Advice is what it is – take it or leave it. I believe I’m one who can take advice well, not that I will adopt one’s opinion just because you also believe you are smart and have the right answer for me. I still don’t think you are taking my situation into consideration. All you see is the word “debt” and that word is “bad” to you. I can’t agree with that in my case.

I agree with you – debt is a choice

My husband made a choice to become a doctor. With it comes the financial investment. Yes, the financial investment was a choice, but not the first choice. The financial investment HAS to happen in order for his first choice to come to fruition. If his/our investment should somehow fold on us, then at least we know that it was put to a good cause. My husband has saved many lives and made many lives better.

If his debt is what brought that to many people, then so be it. My husband is the first in his family to take on a professional career, so he has had to support himself the whole way. This means that he has HAD to take on debt. There is no way around it. It’s a different life, where debt cannot be avoided. We have spoken to financial professionals from everywhere in the country – not one of them would tell you that it’s possible to do without going into debt, unless you have help from family members.

Honestly, I agree with you – debt is a choice, but in this case, it’s the choice we made and we don’t consider it to be a bad one. It was planned, just like all of the debt we have. We will eventually be able to pay it off. We do not see it as stopping us from living, instead, we see it as living the best life we can – it just cost quite a bit to get there. We’re proud of our accomplishments and I’m proud of my husband. He’s going to be a great attending and the light at the end of our tunnel is nearing.

Also, Craig’s list is a great place to sell stuff you don’t want to ship and sell through eBay. Virtual garage sales are quite popular out here. There is also a section for free stuff and a Items wanted list too.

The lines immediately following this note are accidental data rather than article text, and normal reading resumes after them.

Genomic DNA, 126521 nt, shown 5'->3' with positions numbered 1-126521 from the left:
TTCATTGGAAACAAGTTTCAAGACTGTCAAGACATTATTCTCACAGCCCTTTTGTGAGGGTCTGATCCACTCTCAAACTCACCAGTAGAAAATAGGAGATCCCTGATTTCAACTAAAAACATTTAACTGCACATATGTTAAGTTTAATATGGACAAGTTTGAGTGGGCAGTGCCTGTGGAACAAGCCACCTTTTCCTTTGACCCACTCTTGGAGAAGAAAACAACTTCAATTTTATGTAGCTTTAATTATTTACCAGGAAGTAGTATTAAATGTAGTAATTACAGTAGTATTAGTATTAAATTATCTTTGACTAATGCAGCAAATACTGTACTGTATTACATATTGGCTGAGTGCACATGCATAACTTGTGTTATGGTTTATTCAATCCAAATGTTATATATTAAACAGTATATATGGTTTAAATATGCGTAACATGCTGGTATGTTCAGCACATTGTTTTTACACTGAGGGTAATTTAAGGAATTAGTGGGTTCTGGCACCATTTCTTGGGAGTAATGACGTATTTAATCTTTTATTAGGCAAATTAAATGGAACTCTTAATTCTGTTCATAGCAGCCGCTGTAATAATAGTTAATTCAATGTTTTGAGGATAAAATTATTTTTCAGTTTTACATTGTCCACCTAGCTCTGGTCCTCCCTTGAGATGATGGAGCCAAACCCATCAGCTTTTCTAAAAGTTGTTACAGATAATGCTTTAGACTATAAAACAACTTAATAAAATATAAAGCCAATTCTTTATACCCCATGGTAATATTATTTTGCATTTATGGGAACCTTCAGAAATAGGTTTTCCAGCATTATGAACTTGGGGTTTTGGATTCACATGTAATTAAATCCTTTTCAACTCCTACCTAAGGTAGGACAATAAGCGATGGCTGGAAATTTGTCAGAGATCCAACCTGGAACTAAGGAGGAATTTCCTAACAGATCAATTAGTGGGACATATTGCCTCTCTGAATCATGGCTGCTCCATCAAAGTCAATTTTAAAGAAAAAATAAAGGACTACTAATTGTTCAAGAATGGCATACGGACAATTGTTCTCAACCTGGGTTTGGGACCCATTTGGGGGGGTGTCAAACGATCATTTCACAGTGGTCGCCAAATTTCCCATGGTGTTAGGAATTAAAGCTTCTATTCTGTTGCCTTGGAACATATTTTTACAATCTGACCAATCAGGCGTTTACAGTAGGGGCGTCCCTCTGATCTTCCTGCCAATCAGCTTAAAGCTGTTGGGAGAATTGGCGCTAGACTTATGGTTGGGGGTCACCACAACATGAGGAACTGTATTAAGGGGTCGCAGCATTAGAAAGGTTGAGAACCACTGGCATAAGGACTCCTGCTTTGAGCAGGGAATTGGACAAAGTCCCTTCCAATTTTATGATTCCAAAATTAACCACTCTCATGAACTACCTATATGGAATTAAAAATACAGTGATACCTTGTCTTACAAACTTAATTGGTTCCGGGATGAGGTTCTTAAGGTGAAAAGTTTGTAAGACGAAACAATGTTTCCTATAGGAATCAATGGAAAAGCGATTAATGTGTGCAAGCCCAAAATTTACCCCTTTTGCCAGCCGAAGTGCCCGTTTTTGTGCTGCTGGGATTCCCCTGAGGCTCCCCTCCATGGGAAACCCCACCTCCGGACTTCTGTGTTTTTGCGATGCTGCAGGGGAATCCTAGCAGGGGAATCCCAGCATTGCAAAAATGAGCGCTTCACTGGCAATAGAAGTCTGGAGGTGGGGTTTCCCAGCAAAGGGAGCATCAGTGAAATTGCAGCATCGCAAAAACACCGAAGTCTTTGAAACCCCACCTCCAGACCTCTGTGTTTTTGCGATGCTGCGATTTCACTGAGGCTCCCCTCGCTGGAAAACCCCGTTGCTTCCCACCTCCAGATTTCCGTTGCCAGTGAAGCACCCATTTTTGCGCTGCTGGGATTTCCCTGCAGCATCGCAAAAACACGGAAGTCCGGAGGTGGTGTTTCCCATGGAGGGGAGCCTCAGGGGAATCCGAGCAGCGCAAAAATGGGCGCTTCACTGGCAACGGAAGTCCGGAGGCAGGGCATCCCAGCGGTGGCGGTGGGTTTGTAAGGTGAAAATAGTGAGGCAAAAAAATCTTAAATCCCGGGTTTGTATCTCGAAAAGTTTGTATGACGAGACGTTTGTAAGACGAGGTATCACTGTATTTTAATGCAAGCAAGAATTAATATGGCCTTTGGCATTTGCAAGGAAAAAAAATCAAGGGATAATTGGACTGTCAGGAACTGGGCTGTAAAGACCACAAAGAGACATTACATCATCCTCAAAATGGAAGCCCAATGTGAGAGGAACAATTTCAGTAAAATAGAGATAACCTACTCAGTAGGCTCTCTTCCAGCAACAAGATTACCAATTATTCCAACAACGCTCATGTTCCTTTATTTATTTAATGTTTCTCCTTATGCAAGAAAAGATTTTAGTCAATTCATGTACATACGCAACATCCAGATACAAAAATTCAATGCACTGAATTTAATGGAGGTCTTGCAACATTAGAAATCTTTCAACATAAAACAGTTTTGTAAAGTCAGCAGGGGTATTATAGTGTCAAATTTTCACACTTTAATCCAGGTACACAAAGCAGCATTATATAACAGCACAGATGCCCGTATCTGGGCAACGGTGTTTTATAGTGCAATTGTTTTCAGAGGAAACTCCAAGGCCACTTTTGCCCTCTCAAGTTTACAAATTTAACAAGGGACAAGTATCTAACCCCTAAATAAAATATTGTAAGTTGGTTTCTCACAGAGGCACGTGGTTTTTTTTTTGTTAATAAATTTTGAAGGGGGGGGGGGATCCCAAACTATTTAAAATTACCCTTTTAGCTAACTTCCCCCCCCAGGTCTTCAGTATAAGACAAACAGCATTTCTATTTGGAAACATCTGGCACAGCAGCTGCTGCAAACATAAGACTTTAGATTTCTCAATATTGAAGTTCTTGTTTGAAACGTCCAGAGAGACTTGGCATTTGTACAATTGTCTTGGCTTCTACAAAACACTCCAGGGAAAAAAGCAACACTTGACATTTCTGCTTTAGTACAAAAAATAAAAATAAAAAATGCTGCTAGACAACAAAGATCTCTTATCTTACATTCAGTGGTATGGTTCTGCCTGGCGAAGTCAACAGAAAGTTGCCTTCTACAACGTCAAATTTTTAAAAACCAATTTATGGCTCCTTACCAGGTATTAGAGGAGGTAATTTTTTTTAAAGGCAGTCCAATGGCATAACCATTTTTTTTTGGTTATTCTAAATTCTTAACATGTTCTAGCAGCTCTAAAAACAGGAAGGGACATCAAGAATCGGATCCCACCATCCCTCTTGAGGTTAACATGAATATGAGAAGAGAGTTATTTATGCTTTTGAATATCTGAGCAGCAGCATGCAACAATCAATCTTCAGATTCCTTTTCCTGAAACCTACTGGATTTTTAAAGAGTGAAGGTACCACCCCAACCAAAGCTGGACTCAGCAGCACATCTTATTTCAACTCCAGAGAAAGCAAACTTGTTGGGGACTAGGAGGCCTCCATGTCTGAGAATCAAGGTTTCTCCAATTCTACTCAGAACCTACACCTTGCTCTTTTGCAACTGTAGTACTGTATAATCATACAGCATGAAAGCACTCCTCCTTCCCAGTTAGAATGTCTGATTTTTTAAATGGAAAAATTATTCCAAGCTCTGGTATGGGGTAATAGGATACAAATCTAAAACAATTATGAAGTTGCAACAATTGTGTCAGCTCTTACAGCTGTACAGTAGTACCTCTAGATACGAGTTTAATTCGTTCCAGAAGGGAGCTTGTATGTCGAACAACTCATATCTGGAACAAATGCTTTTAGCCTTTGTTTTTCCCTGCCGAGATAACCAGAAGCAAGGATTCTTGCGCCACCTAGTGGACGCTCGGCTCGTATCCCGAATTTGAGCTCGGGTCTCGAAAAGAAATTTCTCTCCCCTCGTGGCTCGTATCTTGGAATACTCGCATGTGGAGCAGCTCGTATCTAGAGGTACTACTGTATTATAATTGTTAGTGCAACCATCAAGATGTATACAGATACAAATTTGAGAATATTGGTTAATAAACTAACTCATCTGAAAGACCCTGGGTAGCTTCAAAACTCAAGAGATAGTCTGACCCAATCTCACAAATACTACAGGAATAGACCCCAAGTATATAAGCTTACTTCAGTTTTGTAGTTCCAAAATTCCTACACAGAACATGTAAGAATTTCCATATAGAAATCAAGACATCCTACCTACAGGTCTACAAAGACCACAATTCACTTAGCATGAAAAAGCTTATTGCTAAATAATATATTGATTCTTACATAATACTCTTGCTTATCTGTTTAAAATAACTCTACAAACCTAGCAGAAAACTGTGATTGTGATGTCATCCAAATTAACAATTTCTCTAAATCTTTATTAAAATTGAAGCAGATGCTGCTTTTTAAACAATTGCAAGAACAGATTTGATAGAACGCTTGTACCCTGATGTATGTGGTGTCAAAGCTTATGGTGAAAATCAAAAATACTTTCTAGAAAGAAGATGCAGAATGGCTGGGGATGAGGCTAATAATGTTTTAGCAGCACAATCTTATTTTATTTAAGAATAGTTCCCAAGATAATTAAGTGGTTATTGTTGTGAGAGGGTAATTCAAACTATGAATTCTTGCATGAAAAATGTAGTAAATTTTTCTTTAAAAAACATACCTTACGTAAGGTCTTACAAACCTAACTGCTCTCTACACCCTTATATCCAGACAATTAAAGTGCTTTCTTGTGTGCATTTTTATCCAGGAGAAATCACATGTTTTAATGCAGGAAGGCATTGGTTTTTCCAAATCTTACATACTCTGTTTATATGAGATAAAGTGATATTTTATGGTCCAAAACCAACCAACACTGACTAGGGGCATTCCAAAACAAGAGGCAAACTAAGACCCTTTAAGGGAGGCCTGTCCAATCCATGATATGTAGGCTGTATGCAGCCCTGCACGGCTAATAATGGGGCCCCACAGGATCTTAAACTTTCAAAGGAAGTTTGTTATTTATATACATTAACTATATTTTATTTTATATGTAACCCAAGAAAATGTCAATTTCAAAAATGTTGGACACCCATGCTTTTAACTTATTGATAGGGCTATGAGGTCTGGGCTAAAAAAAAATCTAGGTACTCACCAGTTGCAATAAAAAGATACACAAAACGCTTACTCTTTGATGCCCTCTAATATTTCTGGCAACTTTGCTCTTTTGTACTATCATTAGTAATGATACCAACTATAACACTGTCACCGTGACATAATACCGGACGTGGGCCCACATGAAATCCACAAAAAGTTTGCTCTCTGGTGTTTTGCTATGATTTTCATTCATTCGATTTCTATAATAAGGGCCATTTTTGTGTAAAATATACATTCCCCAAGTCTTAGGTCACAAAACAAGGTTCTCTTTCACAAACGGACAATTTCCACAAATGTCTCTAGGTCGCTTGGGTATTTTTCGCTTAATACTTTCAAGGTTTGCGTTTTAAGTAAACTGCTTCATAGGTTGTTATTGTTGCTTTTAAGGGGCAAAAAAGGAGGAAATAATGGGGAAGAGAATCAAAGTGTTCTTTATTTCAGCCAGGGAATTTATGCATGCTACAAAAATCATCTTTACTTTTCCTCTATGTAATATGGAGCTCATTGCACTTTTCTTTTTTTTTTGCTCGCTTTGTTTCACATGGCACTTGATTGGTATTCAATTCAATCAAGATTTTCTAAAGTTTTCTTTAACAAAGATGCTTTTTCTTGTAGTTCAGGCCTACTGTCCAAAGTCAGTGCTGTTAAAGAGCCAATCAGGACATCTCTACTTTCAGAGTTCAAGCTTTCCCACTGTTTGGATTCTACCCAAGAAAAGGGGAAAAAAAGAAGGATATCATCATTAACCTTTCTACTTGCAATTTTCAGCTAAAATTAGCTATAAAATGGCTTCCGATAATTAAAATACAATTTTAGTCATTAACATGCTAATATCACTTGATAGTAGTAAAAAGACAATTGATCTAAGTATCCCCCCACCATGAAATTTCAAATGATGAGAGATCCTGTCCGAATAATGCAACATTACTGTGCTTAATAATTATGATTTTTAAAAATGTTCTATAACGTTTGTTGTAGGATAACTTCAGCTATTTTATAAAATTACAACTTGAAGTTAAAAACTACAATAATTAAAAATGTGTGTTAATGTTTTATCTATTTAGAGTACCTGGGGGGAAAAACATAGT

This is a great resource for both income generation and acquiring stuff you really need. Generally all business is conducted in CASH.

Dave Ramsey I’m sure would approve.

If you have never used Craig’s List your passing up almost as great opportunity as the public Library.

I know the more people use it the better the resource is. Here in the San Francisco Bay Area it is a really big thing and there is lots of stuff offered and bought here. Along with lots of services offered and asked for here.

Look beyond the Jobs and For Sale. In community there is loads of services bartering.

I personally know Docs who made it through

I personally know Docs who made it through med school and the first “2 hell years” without a PENNY in credit. My very best friend is an attorney who graduated last year and has ZERO debt. It’s possible, it’s just not easy…if you want easy, you’ve come to the wrong Yahoo Group…we are about the *fact* that debt is bad. Period. I’m not bragging (please don’t construe it as such) but I make more than most docs I know and I have owned several successful businesses and I was still DUMB enough to think I could handle consumer debt…well, that’s not how the game’s played.

Consumer debt handles YOU. It’s the old rule about “He who has the money, makes the rules”…..They aren’t in this business because smart people like you and I work them over for the 0% loans. That’s like going to vegas and winning the first time you play the slots and then thinking you are smarter than the casino because you figured it out and now you’re going to take all their money.

Life DOES have an instruction manual for things like this…there is one place where you can get unbiased advice about how to handle money and debt in the exact best way for your life and the lives of your family. It’s called the Bible. Regardless of your beliefs, the money principals outlined in the Bible will keep you financially safe and sound.

I promise you that you are making a recipe for disaster with your “plan” to go into debt. I have better things to do than type emails but I PRAY something I say or something someone else says will make a difference and change your course. I wish I would have known these things and had people (even strangers) who cared enough to be honest with me, whether I liked it or not.

Please reread all of these emails from REAL, smart people, who are telling you the facts of consumer debt. Don’t listen to the salesman trying to sell the debt to you.

I appreciate your viewpoint

I appreciate your viewpoint. I have thought about everything that everyone has offered me here. What I’ve come up with is this:

There’s definitely a way for me to make money, I just have to continue to find it. I’m going to be thinking about this and trying to really work on making some more money. This board is tough – I’ve been offended by the assumptions that people are making about my attitude and my “odd” idea of planning to go into debt. This is not a foreign concept, it’s just not what this board it about.

What I’m looking for is for some financial advice from maybe a financial provider. Our credit is good, and will still be good when the 2 years are up for us. I’ve never had bad credit, and I don’t intend to. Debt is something that the new generation has to live with, and I believe I’m handling it the right way. I do need some more advice, maybe from a group that hasn’t had so much “bad” experience with credit cards and such.

I thank you for your advice, and I will definitely think about what you’ve mentioned.